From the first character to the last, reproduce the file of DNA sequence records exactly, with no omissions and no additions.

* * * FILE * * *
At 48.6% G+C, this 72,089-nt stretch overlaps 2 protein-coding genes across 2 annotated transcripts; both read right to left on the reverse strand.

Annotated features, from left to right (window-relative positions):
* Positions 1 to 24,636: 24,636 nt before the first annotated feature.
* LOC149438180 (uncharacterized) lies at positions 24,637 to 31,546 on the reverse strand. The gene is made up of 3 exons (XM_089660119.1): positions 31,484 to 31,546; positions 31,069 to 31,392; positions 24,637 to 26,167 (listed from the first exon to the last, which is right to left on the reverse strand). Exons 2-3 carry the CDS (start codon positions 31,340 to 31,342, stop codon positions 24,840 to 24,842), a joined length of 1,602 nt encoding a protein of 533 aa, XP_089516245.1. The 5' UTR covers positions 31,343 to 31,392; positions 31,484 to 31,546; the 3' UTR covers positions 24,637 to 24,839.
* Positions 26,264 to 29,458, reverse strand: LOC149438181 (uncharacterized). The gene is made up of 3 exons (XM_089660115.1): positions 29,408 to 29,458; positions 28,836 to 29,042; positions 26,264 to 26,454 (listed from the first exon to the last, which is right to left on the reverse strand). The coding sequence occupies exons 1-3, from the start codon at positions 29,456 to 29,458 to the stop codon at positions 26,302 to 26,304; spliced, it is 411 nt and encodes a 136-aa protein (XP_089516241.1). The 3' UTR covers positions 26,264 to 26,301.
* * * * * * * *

At 48.6% G+C, this 72,089-nt stretch overlaps 2 protein-coding genes across 2 annotated transcripts; both read right to left on the reverse strand.

Annotated features, from left to right (window-relative positions):
* Positions 1 to 24,636: 24,636 nt before the first annotated feature.
* LOC149438180 (uncharacterized) lies at positions 24,637 to 31,546 on the reverse strand. The gene is made up of 3 exons (XM_089660119.1): positions 31,484 to 31,546; positions 31,069 to 31,392; positions 24,637 to 26,167 (listed from the first exon to the last, which is right to left on the reverse strand). Exons 2-3 carry the CDS (start codon positions 31,340 to 31,342, stop codon positions 24,840 to 24,842), a joined length of 1,602 nt encoding a protein of 533 aa, XP_089516245.1. The 5' UTR covers positions 31,343 to 31,392; positions 31,484 to 31,546; the 3' UTR covers positions 24,637 to 24,839.
* Positions 26,264 to 29,458, reverse strand: LOC149438181 (uncharacterized). The gene is made up of 3 exons (XM_089660115.1): positions 29,408 to 29,458; positions 28,836 to 29,042; positions 26,264 to 26,454 (listed from the first exon to the last, which is right to left on the reverse strand). The coding sequence occupies exons 1-3, from the start codon at positions 29,456 to 29,458 to the stop codon at positions 26,302 to 26,304; spliced, it is 411 nt and encodes a 136-aa protein (XP_089516241.1). The 3' UTR covers positions 26,264 to 26,301.